Tomato time is upon us (hooray).
Pick your passion and store them right.
Tomatoes can be as small as a pea and as large as a grapefruit, and all have uses in the kitchen. For instance, eating a tomato sandwich on white bread while the juice rolls down your arm calls for a good slicing tomato. On the other hand, cherry tomatoes will not give you the sandwich of your dreams but are perfect on shish-kebobs.
Cherry and Grape Tomatoes
The novice gardener’s friend. They are the first to ripen in the summer and usually ripen before their delicate skin has had time to split or the ends have had opportunity to rot. They are ideal for grilling or sliced in salads.
Recommended Recipes: Peach and Tomato Salad
A step up in size from cherry tomatoes. They are considered paste tomatoes because they have a firm, dense texture, smaller juice-filled seed cavities than other varieties, and more pulp and less juice. They are an excellent choice for salsas, pasta sauces, and homemade ketchups and other condiments. Roma, San Marzano, and Bellstar are common examples of paste tomatoes.
Recommended Recipes: Hugo’s Salsa Mexicana
The big boys of the garden. There are medium sized varieties like the Black Krim, but others like Beefsteak and Porterhouse can grow to be a whopping four pounds. They are go-tos for topping BLT’s and burgers, and their juicy texture make them a welcome addition to salads.
Recommended Recipes: Leoci’s Caprese Salad
Tomatoes have varying levels of sugar and acid and although red is the most common, tomato colors vary from red, orange, pink, white, green, purple and black. The color of the fruit is determined by the color of the flesh and skin. For example, pink and red tomatoes have a similar pink flesh but pink tomatoes have a clear skin and a red tomato’s skin is yellow giving the tomato a red color.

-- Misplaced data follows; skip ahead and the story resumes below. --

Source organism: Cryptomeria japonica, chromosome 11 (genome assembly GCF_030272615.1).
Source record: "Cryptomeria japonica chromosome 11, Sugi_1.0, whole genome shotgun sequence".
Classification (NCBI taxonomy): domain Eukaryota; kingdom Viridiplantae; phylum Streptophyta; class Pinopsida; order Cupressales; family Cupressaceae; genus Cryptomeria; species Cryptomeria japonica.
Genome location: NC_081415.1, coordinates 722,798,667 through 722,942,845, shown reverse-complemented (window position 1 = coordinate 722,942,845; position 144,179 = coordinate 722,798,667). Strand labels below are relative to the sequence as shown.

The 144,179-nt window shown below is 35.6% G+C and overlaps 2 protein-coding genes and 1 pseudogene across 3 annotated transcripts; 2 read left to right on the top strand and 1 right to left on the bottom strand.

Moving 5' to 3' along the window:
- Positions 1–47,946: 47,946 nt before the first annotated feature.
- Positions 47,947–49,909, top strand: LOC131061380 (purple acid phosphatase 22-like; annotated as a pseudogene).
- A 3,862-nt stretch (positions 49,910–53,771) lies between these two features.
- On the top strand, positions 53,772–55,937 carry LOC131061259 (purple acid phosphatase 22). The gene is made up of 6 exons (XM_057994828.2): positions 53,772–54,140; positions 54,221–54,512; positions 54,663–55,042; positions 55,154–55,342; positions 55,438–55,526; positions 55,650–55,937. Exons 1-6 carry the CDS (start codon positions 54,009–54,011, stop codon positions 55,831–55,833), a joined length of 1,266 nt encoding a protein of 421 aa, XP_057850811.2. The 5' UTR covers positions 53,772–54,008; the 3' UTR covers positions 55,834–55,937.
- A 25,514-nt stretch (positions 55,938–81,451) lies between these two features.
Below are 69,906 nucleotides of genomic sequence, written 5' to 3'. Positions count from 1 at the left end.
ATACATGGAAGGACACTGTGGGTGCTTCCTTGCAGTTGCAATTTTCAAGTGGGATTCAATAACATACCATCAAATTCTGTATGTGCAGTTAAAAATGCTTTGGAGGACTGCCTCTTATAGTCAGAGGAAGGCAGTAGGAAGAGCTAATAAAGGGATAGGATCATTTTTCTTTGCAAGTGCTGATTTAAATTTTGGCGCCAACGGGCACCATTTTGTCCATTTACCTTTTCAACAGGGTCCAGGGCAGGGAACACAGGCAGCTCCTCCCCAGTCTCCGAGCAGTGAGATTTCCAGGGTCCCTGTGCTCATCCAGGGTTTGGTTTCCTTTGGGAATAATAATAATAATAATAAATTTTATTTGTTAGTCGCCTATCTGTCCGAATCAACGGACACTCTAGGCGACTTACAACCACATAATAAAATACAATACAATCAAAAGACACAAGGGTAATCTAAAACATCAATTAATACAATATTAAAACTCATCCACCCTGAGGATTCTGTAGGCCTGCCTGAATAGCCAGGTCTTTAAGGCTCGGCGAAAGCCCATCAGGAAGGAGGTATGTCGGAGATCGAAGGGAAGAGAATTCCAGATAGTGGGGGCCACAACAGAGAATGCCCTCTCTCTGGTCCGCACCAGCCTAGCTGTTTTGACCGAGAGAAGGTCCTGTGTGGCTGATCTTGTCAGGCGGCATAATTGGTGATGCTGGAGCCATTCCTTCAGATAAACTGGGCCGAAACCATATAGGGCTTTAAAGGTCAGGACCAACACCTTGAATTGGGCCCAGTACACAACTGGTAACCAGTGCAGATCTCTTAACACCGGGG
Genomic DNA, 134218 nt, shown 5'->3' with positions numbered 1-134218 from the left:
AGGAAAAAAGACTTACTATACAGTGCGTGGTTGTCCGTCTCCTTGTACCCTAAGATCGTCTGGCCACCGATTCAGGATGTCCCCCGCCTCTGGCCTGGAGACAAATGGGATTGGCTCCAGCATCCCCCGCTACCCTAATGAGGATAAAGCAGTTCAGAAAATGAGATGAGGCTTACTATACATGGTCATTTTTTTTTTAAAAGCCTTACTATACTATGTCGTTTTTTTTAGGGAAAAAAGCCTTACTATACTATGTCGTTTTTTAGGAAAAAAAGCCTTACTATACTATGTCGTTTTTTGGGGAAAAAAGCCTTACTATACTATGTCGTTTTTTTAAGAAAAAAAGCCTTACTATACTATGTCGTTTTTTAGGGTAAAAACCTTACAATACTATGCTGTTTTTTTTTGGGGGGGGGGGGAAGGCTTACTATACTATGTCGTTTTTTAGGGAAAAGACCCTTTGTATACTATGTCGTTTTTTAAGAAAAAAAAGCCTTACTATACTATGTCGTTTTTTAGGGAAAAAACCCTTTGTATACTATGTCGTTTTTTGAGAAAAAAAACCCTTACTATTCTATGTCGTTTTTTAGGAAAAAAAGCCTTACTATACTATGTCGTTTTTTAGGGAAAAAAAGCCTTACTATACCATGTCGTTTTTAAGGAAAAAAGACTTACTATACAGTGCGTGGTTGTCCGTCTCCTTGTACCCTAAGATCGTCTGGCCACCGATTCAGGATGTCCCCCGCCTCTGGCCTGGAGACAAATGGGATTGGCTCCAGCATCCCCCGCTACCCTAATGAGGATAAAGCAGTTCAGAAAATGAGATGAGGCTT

RED Higher in acid with a sharper bite.
YELLOW Highest in sugar making them taste the sweetest.
PINK The acid from the red blends with the sweetness from the yellow.
PURPLE Sweet with an earthy flavor.
GREEN Firm, dry, and sour in taste.
How to Store
It’s best if you purchase vine-ripened varieties (or grow your own), and if you do, buy or pick the ripest you can and use within two days.
Stem side down. Tomatoes release oxygen through their stem and so storing them stem side down reduces oxidation and thereby extends the life of the tomato.
At room temp. Any tomato aficionado will tell you not store tomatoes in the refrigerator. Tomatoes stored at temperatures below 55 degrees will dry out and lose flavor and develop the mealy texture characteristic of so many store-bought tomatoes.